ROOTDOGS – Live (Circle Of Sound)

Rootdogs LiveRootdogs got together in 1997 under the auspices of Roger Watson’s TAPS project. The original line-up was Mark T. on guitars and vocals; vocalist Fran Wood, bassist Keith Holloway and, on percussion, Mysterious Bob – don’t ask, I’ve already tried. Later Paul Critchfeld replaced Holloway and Paul Midgely and Greg Cox replaced Bob. This digital album features both line-ups and, although Rootdogs formally split in 2016, they still work together on a rather more ad hoc basis. In fact you’ll hear them on Mark T’s next album. Although they were popular on the live circuit they never got to record a studio album so Live is all we have.

Before you ask, these recordings are of very high quality. Some are from radio sessions but the majority are from various venues including The Troubadour. Rootdogs played blues based around Mark T’s slide guitar and Mark also wrote or heavily adapted most of the material. The set opens with ‘Sweet Sister’, a loose loping blues by him. ‘If I Had Possession Over Judgment Day’, perhaps better known as ‘Rollin’ And Tumblin’’, is the first familiar title – this version coming from Robert Johnson although Eric Clapton had a hand in it, too. A down and dirty rendition of ‘St James Infirmary’ with Critchfield on lead vocals is next, followed by ‘Remain In Light’, presumably inspired by Talking Heads. Here the band essay a more conventional pop sound and it would have made a good single back then – although it might have been judged to be too long.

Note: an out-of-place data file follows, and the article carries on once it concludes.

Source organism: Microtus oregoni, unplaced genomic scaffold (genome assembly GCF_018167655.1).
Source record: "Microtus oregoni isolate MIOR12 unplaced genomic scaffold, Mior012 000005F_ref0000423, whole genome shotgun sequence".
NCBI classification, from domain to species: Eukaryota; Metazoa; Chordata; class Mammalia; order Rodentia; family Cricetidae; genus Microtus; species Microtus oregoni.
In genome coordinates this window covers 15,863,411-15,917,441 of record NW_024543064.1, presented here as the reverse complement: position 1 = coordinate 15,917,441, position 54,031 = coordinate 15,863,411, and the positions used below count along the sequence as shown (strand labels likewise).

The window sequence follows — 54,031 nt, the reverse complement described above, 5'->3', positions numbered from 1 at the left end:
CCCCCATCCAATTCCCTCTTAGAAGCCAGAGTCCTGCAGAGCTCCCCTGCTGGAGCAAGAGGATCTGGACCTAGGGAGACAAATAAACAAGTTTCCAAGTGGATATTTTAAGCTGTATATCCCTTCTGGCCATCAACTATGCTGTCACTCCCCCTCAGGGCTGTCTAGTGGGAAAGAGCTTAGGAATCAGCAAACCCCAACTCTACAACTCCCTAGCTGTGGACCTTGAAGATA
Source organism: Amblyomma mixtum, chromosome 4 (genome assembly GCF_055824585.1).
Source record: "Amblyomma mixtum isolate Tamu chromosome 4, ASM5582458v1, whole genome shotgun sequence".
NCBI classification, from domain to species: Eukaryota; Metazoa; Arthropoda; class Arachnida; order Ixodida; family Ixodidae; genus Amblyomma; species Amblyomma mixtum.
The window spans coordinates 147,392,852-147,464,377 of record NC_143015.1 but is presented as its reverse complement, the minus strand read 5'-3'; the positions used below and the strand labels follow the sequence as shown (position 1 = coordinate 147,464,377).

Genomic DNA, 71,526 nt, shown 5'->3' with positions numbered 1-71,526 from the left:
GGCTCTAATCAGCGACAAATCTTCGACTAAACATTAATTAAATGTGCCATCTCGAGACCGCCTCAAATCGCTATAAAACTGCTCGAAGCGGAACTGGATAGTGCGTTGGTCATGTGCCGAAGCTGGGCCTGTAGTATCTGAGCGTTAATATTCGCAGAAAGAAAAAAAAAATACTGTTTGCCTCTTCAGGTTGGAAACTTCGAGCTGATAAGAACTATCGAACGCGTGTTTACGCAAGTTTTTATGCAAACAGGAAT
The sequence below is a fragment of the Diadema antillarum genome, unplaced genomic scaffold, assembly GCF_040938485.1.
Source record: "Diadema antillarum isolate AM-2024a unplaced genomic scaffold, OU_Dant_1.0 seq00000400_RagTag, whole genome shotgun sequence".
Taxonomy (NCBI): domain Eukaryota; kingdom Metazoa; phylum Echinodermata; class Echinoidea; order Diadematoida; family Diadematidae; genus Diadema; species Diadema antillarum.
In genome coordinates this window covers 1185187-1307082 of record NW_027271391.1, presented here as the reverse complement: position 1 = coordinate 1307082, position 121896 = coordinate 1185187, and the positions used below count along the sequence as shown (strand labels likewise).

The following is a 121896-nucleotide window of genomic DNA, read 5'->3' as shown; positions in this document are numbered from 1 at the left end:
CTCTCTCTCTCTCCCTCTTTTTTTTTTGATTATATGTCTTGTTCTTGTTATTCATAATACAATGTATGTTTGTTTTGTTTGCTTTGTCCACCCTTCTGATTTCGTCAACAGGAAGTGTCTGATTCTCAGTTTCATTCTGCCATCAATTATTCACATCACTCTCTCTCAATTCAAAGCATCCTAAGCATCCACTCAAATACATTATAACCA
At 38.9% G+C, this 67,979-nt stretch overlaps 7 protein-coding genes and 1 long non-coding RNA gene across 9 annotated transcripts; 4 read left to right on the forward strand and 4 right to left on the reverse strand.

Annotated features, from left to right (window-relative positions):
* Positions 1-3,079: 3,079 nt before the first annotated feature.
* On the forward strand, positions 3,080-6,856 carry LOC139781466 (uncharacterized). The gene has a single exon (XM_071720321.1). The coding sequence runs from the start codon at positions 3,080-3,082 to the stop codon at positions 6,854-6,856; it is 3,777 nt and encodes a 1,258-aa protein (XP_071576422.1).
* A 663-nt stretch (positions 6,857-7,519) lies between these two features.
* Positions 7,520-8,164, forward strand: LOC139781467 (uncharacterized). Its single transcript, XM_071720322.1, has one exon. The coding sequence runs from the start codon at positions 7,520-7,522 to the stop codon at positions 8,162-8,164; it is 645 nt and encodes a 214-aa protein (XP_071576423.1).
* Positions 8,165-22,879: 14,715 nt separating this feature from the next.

Fred McDowell’s ‘Worried Life’ is followed by the album’s tour de force, ‘Mean Mean Woman’ featuring Fran Wood on lead vocals – what a voice she has! ‘Waiting For A Change’ is another of Mark’s pop songs with a very 1960s feel which makes ‘If I Had A Hammer’ seem less like a fish out of water in this company. ‘Lavender Cowboy’ isn’t the song I remember from my misspent youth – I would have been very surprised if it had been – instead it’s a 19th century murder ballad written by Mark and Paul Critchfield in 2007 and sounds quite authentic.

The Rootdogs’ take on ‘Gallows Pole’ is the most extraordinary you’ve ever heard, running to nearly nine minutes and complete with police sirens, cracked vocals and even a drum solo! A bit of slack-key guitar introduces Mike Cooper’s ‘Christmas In Hawaii’ to wrap up the set – eccentric to the end.

Rootdogs were very good at what they did and clearly enjoyed doing it. It’s a great shame that they didn’t make a “proper” record – some of these songs would have been on it, no doubt, but they might have been given an unnecessary polish. I like the honesty of these recordings.

Dai Jeffries

Artists’ website:

‘Gallows Pole’ – live: